Sad News from Alvin Ailey American Dance Theater
Can everyone please just stop retiring? This spring alone, we've seen the company departures of Pacific Northwest Ballet's Carla Körbes and American Ballet Theatre's Paloma Herrera and Xiomara Reyes. On Saturday night, Julie Kent will also take her final bow with ABT.
And now comes the news that not one, not two, but three Alvin Ailey American Dance Theater stars will leave the company after this season? I can't. #Allofthefeels.
Back in April, it was announced that husbands Kirven and Antonio Douthit-Boyd would be heading to St. Louis, MO, to direct the Center of Creative Arts, where Antonio trained growing up. They'll take their last bows with AAADT this July in Paris.
These two, amirite? (From left: Antonio and Kirven Douthit-Boyd; photo by Andrew Eccles, courtesy AAADT)
And we just heard that on Sunday night, the goddess that is Alicia Graf Mack will say farewell to AAADT, too, dancing in Alvin Ailey's Revelations at NYC's Lincoln Center.
We'll miss those legs. And feet. And everything. (Photo by Richard Calmes, courtesy AAADT)
I know what you're thinking: How can Graf Mack be retiring right now?? Especially since she just returned from a leave of absence, which she took to recover from an injury and give birth to her adorable son. But there's a silver lining here: Like the Douthit-Boyds, Graf Mack isn't truly leaving the dance world behind. In addition to leading one-day intensives with her sister Diasha and the D(n)A Arts Collective, she's joining the faculties of both Webster University and Washington University in St. Louis.
We'll miss you Antonio, Kirven and Alicia!
Please don't ever leave us (again), Jamar! (From left: Antonio Douthit-Boyd, Alicia Graf Mack, Jamar Roberts, and Kirven Douthit-Boyd; photo by Andrew Eccles, courtesy AAADT)
Harper Watters is a ballet dancer for today's generation. A social media maestro and a charismatic performer, the Houston Ballet soloist is equally at home in front of the camera hosting his hit YouTube series, "The Pre Show"; interacting with fans on his crazy-popular Instagram account; or showing off his beautiful classical technique onstage. It's a multifaceted identity that's proven to be invaluable to his career—and it's taking him to places he never even dreamed of.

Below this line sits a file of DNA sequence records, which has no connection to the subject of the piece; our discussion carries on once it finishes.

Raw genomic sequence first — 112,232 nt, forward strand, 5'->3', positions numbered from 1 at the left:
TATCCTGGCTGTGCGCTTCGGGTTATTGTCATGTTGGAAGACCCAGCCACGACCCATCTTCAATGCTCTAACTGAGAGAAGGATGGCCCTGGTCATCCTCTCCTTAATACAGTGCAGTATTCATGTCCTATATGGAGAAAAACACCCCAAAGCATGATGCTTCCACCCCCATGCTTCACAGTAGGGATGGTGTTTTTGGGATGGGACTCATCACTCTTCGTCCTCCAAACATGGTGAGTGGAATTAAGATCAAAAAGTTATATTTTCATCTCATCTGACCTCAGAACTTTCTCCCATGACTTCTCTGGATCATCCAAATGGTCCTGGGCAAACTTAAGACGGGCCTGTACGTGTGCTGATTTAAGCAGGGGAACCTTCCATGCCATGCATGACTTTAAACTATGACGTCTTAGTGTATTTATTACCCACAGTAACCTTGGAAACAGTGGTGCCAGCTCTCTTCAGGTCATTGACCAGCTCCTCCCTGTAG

The dancers who take our breath away are the risk-takers, the ones who appear completely fearless onstage. "When you see somebody trying to travel more, go farther, push the limits of their physical abilities, that's always going to be inspiring," says Ballet BC dancer Alexis Fletcher.
But dance training can feel like it's in conflict with that idea. We spend thousands of hours in the studio trying to do steps perfectly, and that pursuit of perfection can make us anxious about taking risks. What if we fail? What if we fall?
Luckily, fearlessness is a mental skill that you can work on, just as you work on your technique. Here's how you can learn to push yourself past your limits.
The 2018 Oscar noms are here. Which is fun and all; we'll never not get excited about a night of glitz and glamor and, when we're lucky, pretty great dancing. But we'd be a heck of a lot more excited if the Academy Awards included a Best Choreography category. And really—why don't they?
Maud Arnold is one of the busiest tap dancers on the planet. As a member of the Syncopated Ladies, Maud—along with her big sis and fellow tapper Chloé Arnold—is on constantly the road for performances, workshops, and master classes. For the average person, that kind of schedule could lead to a serious derailment of healthy habits. But Maud's far from average. Here's how the fit, fierce, flawless tap star stays stage-ready—no matter what time zone she finds herself in.
If you're in need of a piece that's both trendy and sophisticated, look no further than this Só Dança crop top. Featuring elegant long sleeves, a high neckline, and a delicate lace trim, it's both classic and contemporary—perfect for everything from that big audition to a long night in the studio. Enter below for your chance to win it!
Auditioning for summer intensives in person may be the ideal—but for Anna McDowell, a 16-year-old student at Juneau Dance Theatre in Juneau, AK, it's rarely possible. “Living in Alaska, it's difficult to travel to auditions," she says. “It gets way too expensive!" Instead, each year, with help from her teachers and a videographer, she puts together a well-crafted video and submits it to schools around the country. Last year, her high-quality video helped her earn acceptance to nearly every program she applied for. Most summer intensive programs, eager to attract students from far and wide, will accept video auditions from those who can't travel to take class. But major schools look at hundreds of submissions each year, which means video auditioners have just a few minutes—or even seconds—to make a great impression. If you're about to create an audition video, follow these tips from the professionals to put your best digital foot forward.